MIAMI, FLORIDA – FEBRUARY 20: Thalia attends Univision’s Premio Lo Nuestro 2020 at AmericanAirlines … [+]
With almost four decades in show business that’s landed her chart-topping hits, multi-platinum albums, internationally beloved telenovelas, music that has crossed over into multiple languages and an undisputed title as the Queen of Latin Pop, Thalía has little to prove—and she knows it.
But instead of resting on her laurels, the Mexico City–born diva is doubling down on innovating in a way that is most pleasing to her and has been since the start of her career. Whether it’s been enlisting rising Latin-pop talents like singer-songwriter duo Mau y Ricky (who feature in her new single “Ya Tú Me Conoces”) or Pabllo Vittar (who recorded a “hardcore” track with Thalía) or even a vampy magazine photoshoot that recalled the imagery of her earliest albums, Thalía blazes ahead in her path with ambition of an hustling up-and-comer combined with the regality of a pop royal.
Walking into the room during her press day at Sony Music headquarters for “Ya Tú Me Conoces,” the diva has already been in interviews for an hour—with several outlets still lined up to talk with her—but greets this reporter with a light-hearted warmness and specificity when speaks, emphasizing certain words to make sure her deeper points are not lost even through the casual tone. She’s a professional but still willing to have fun, translating some of her favorite comments to her diverse staff and is happy to dance out a K-pop song’s choreography when she’s trying to remember the name. Yes, Thalía’s excited about everything she’s already prepared for her upcoming album but she can get even more excited about the next grand plan in her head.
Forbes spoke to Thalía about her new single and upcoming album, but ended up learning a whole lot more about the Latin-pop queen than just the next project. Read on below.
Jeff Benjamin: Already I feel this great energy from you. Before we even get into the new music, I’m curious how you have this positive vibe at all times?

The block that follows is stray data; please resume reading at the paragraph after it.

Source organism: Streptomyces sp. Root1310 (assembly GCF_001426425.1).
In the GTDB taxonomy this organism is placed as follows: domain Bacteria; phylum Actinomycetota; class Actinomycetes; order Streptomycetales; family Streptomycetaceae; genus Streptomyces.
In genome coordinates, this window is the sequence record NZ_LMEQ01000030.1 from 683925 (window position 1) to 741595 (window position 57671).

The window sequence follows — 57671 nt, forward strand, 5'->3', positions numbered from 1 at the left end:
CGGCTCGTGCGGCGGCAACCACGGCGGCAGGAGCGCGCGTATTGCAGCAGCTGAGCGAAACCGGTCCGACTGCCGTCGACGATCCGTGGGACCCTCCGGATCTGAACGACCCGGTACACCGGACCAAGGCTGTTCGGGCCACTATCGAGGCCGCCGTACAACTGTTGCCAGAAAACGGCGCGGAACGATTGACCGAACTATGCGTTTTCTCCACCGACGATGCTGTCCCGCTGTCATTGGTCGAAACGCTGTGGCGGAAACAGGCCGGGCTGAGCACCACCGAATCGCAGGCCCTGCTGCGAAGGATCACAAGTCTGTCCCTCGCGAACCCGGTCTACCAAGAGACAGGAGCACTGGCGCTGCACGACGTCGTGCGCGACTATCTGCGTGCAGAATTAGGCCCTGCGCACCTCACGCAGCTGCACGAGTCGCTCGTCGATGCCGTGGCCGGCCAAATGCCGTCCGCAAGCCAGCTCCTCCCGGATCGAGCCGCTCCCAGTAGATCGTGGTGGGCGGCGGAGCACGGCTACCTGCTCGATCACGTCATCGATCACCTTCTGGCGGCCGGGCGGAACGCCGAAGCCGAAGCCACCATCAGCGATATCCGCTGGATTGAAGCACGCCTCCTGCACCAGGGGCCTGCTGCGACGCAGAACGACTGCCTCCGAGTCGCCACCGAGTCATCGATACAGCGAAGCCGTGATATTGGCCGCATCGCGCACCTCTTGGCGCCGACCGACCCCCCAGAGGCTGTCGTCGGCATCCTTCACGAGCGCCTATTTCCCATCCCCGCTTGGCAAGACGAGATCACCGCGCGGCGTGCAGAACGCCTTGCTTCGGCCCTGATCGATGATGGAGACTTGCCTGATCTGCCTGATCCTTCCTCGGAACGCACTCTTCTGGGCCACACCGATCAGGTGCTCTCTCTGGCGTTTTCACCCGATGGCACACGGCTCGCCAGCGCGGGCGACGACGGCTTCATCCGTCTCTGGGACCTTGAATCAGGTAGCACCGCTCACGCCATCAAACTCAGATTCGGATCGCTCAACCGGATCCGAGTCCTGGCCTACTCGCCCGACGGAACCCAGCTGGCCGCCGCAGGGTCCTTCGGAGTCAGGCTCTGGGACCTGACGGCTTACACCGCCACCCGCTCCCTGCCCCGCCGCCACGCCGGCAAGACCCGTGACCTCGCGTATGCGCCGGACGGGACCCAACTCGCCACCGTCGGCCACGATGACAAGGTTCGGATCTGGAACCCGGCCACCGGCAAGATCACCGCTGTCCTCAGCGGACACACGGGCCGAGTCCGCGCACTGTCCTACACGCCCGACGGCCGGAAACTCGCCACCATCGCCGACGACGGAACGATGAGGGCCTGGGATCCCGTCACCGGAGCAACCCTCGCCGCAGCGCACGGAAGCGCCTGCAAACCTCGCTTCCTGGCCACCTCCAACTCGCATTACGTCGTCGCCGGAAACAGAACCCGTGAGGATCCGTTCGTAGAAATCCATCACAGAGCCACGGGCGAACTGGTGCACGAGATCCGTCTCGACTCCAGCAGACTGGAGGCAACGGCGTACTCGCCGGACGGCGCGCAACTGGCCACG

Thalía: What’s the trick? Coffee, coffee and coffee! And water—water, water, water! No, you know what I think it is? So many years of being in front of the camera and being an artist, starting as a child, that it’s basically just like an instinct. It’s basically like a pattern of like a survival, a pattern that gets activated. When I’m going down, something inside of me triggers like, “Okay, get extra energy because we have to finish and we have a responsibility.” There is something more subconscious that triggers.
Benjamin: Some people may say that would be a bit robotic of an approach, but you always seem to be enjoying yourself.
Thalía: I think it’s also trying to have a positive input, somehow. When I get tired, I then think maybe somebody is going to listen to this interview who is maybe fighting bullying or fighting somebody oppressive at home or in a bad marriage, a bad childhood, you know? And that’s what makes me find strength within to try and do good, and give a good message. I really feel like somebody could be behind that camera or be reading this piece or be behind their phone that is in a bad, bad situation.
Benjamin: Tell me what went into creating “Ya Tú Me Conoces.”
Thalia: Bueno, I met them before. They gave me an amazing ballad “Por lo Que Reste de Vida,” which is one my most-viewed videos and that song is amazing. So they knew that I had been been looking for new material during the last year and that I’ve been in the studio, I’ve been in writing camps, writing and producing songs. They wrote the song for me and sent it to me. It was a demo with their voices, I listened to it and I was like, “I love this song. Tell them, ‘Don’t show this song to anybody—that is mine! But can you also tell them that I really love what they did with the vocals—the input, the freshness, the complexity that they have. I would like to add my voice into it instead of just singing it.”
Benjamin: I love how open-minded Mau y Ricky are to really create a world with their collaborators shine. Female, male, new, established, reggaeton, pop, they’re really versatile. Did you feel that openness working with them?
Thalía: I felt that and that’s one of the things that I like also about them because I’m like that. I love to add that extra into the song. Some songs are just mine and I get very jealous and selfish: this is mine, I don’t need anybody, I don’t want anybody, this my land. But some other songs, I feel like, “Oh, my god, this could sound even more over-the-top if they have this person. And I find that person and then I just DM them or getting through whatever or whoever can get me into that person. I send them the invitation and a song, and they just jump on it.
Benjamin: You’ve sent personal DMs to people for work? That must be intimidating.